Chalupa: A skater clothing brand rooted in community and culture in Little Village



Gerado Arroyo, the ownder of Chalupa, shows off his homemade t-shirts.

For entrepreneur Gerardo Arroyo Carrillo, Chalupa is more than just a skater clothing brand. It is a representation of the united community that has been built over the years at a local park in Little Village.

Arroyo Carrillo said the brand’s name originated from a nickname that a skateboarding friend gave him.

“I heard it and found it funny, but a few days later, I started calling everyone by that name, Chalupa,” Arroyo Carrillo said. “It was like a way of greeting, saying goodbye to someone or just a nickname.”

The name is rooted in friendship, but it was not until he saw the potential of a clothing brand that could bring everyone together at Little Village Park that Chalupa became “something bigger,” according to Ninel Jerónimo, events assistant for the brand.

“This brand is authentic because he has managed to bring other creators together to be apart of his events, and has pushed others to also start something that will represent them,” Jerónimo said.

Although Arroyo Carrillo was born in Reno, Nevada, he said that the community he found in Chicago has sustained his passion for skateboarding over the past 11 years.

“The main goal was to bring people together, whether they were skateboarders or just artists in general,” Arroyo Carrillo said. “Everyone is welcome to support this brand and be part of it too.”

Arroyo Carrillo’s cultural identity as a Mexican American skater is also important to Chalupa’s aesthetic and graphic designs.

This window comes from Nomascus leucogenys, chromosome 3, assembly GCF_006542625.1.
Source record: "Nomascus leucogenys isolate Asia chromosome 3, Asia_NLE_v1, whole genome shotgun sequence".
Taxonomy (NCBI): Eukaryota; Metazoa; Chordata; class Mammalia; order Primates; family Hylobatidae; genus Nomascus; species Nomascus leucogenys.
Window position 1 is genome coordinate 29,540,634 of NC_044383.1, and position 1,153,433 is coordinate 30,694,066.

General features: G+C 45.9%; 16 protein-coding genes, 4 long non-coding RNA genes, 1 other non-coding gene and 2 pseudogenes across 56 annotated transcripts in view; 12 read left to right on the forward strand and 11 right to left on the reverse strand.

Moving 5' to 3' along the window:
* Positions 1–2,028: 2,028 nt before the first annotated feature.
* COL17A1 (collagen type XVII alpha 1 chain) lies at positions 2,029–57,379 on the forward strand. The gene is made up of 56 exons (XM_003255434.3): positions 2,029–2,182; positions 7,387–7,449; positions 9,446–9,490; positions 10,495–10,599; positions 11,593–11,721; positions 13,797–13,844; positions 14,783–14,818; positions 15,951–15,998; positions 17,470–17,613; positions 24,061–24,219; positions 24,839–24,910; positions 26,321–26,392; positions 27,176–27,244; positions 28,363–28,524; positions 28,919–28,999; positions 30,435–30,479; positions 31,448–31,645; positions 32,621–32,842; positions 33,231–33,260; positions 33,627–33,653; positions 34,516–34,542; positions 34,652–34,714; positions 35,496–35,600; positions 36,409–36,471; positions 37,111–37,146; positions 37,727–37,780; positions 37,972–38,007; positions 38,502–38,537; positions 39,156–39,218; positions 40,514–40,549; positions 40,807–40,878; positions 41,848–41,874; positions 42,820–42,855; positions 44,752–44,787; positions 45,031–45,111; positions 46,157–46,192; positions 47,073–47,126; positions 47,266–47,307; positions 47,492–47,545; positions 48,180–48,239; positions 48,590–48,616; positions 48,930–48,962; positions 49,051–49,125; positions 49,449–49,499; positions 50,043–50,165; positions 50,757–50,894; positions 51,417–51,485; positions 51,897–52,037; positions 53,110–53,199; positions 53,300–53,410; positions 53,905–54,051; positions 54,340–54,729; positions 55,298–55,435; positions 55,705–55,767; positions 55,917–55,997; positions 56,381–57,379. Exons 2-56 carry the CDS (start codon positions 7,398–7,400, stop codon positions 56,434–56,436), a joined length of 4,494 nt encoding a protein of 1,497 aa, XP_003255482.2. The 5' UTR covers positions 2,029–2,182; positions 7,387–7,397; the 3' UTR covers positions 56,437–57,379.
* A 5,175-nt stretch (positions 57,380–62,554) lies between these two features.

Local skateboarder Brandon Muñoz, his designs are “awesome.”

Arroyo Carrillo creates all his designs on his iPhone, where he says he has the ability to carefully perfect his ideas and add the “flavor of my Hispanic culture.”

When time allows, Arroyo Carrillo also enjoys organizing events in front of his house where he sells his clothing while people enjoy pozole, tacos and tinga prepared by his mom.

“I started organizing these events to bring people together,” Arroyo Carrillo said. “By building a community, we support each other. I welcome other vendors and create a space where they can showcase their talents.”

However, navigating the streetwear and skate industry as a Latino artist and entrepreneur has not always been easy due to a lack of resources.

“If I had all the resources and support to express my true vision, I know I would definitely amaze many human beings in this world and in Chicago,” Arroyo Carrillo said. “But, of course, that’s why we’re here, doing whatever it takes to get one step closer to finding more opportunities for ourselves and constantly benefiting from them.”

With the support of his family and friends, the young entrepreneur has been able to stay focused on his goal of creating a community through the brand and takes inspiration from his skate idols like DGK and Paul Rodriguez to continue nurturing his creativity.

“I’m really proud of everyone here in the city of Chicago and around the world who are pushing their artwork and talent,” Arroyo Carrillo said. “That’s what Chalupa is about: taking risks, having fun and bringing people together.”